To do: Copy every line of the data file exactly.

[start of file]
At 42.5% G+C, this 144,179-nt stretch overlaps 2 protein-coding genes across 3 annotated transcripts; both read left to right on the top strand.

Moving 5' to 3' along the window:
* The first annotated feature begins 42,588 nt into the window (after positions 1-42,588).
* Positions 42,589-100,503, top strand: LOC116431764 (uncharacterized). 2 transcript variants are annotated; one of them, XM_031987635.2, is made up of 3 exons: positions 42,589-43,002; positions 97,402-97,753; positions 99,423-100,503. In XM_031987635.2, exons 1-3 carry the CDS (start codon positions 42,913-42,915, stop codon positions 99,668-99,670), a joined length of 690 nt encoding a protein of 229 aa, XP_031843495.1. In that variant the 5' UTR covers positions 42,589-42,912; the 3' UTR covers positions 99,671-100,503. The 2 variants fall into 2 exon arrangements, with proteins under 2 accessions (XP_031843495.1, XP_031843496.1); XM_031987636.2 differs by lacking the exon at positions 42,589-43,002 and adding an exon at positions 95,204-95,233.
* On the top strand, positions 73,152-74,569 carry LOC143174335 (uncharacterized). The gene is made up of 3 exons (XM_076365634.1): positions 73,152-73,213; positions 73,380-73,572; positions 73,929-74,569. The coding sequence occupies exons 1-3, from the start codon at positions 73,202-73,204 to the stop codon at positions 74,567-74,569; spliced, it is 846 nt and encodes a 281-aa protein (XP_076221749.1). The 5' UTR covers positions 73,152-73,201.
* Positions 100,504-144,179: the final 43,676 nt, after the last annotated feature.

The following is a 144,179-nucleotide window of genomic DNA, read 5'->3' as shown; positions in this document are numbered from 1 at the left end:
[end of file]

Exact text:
At 42.5% G+C, this 144,179-nt stretch overlaps 2 protein-coding genes across 3 annotated transcripts; both read left to right on the top strand.

Moving 5' to 3' along the window:
* The first annotated feature begins 42,588 nt into the window (after positions 1-42,588).
* Positions 42,589-100,503, top strand: LOC116431764 (uncharacterized). 2 transcript variants are annotated; one of them, XM_031987635.2, is made up of 3 exons: positions 42,589-43,002; positions 97,402-97,753; positions 99,423-100,503. In XM_031987635.2, exons 1-3 carry the CDS (start codon positions 42,913-42,915, stop codon positions 99,668-99,670), a joined length of 690 nt encoding a protein of 229 aa, XP_031843495.1. In that variant the 5' UTR covers positions 42,589-42,912; the 3' UTR covers positions 99,671-100,503. The 2 variants fall into 2 exon arrangements, with proteins under 2 accessions (XP_031843495.1, XP_031843496.1); XM_031987636.2 differs by lacking the exon at positions 42,589-43,002 and adding an exon at positions 95,204-95,233.
* On the top strand, positions 73,152-74,569 carry LOC143174335 (uncharacterized). The gene is made up of 3 exons (XM_076365634.1): positions 73,152-73,213; positions 73,380-73,572; positions 73,929-74,569. The coding sequence occupies exons 1-3, from the start codon at positions 73,202-73,204 to the stop codon at positions 74,567-74,569; spliced, it is 846 nt and encodes a 281-aa protein (XP_076221749.1). The 5' UTR covers positions 73,152-73,201.
* Positions 100,504-144,179: the final 43,676 nt, after the last annotated feature.

The following is a 144,179-nucleotide window of genomic DNA, read 5'->3' as shown; positions in this document are numbered from 1 at the left end: